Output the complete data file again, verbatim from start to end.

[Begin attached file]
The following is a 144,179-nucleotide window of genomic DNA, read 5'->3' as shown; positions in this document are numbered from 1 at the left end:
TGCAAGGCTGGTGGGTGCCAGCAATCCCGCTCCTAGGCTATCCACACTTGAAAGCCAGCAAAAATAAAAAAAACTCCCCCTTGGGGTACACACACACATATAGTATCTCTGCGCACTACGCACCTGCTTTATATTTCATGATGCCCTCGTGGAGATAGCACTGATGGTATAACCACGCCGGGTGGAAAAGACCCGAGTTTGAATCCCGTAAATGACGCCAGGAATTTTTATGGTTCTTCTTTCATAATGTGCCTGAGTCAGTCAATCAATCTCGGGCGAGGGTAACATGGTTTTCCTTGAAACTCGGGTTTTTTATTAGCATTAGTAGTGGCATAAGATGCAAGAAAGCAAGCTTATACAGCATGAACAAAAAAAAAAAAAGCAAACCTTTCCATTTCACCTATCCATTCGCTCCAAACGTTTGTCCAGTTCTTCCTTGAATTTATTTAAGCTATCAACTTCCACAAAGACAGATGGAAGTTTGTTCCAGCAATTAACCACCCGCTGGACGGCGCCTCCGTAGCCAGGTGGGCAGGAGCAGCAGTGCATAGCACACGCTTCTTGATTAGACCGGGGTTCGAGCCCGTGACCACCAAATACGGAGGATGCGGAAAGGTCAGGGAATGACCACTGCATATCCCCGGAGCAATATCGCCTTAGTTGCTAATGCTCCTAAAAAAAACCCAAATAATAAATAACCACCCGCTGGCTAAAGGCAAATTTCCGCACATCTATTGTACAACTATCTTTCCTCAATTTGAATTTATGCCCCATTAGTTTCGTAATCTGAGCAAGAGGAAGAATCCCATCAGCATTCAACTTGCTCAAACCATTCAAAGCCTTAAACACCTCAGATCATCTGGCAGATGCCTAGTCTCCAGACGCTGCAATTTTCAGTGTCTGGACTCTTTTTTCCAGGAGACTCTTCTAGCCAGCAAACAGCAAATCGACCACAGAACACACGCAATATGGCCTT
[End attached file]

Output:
The following is a 144,179-nucleotide window of genomic DNA, read 5'->3' as shown; positions in this document are numbered from 1 at the left end:
TGCAAGGCTGGTGGGTGCCAGCAATCCCGCTCCTAGGCTATCCACACTTGAAAGCCAGCAAAAATAAAAAAAACTCCCCCTTGGGGTACACACACACATATAGTATCTCTGCGCACTACGCACCTGCTTTATATTTCATGATGCCCTCGTGGAGATAGCACTGATGGTATAACCACGCCGGGTGGAAAAGACCCGAGTTTGAATCCCGTAAATGACGCCAGGAATTTTTATGGTTCTTCTTTCATAATGTGCCTGAGTCAGTCAATCAATCTCGGGCGAGGGTAACATGGTTTTCCTTGAAACTCGGGTTTTTTATTAGCATTAGTAGTGGCATAAGATGCAAGAAAGCAAGCTTATACAGCATGAACAAAAAAAAAAAAAGCAAACCTTTCCATTTCACCTATCCATTCGCTCCAAACGTTTGTCCAGTTCTTCCTTGAATTTATTTAAGCTATCAACTTCCACAAAGACAGATGGAAGTTTGTTCCAGCAATTAACCACCCGCTGGACGGCGCCTCCGTAGCCAGGTGGGCAGGAGCAGCAGTGCATAGCACACGCTTCTTGATTAGACCGGGGTTCGAGCCCGTGACCACCAAATACGGAGGATGCGGAAAGGTCAGGGAATGACCACTGCATATCCCCGGAGCAATATCGCCTTAGTTGCTAATGCTCCTAAAAAAAACCCAAATAATAAATAACCACCCGCTGGCTAAAGGCAAATTTCCGCACATCTATTGTACAACTATCTTTCCTCAATTTGAATTTATGCCCCATTAGTTTCGTAATCTGAGCAAGAGGAAGAATCCCATCAGCATTCAACTTGCTCAAACCATTCAAAGCCTTAAACACCTCAGATCATCTGGCAGATGCCTAGTCTCCAGACGCTGCAATTTTCAGTGTCTGGACTCTTTTTTCCAGGAGACTCTTCTAGCCAGCAAACAGCAAATCGACCACAGAACACACGCAATATGGCCTT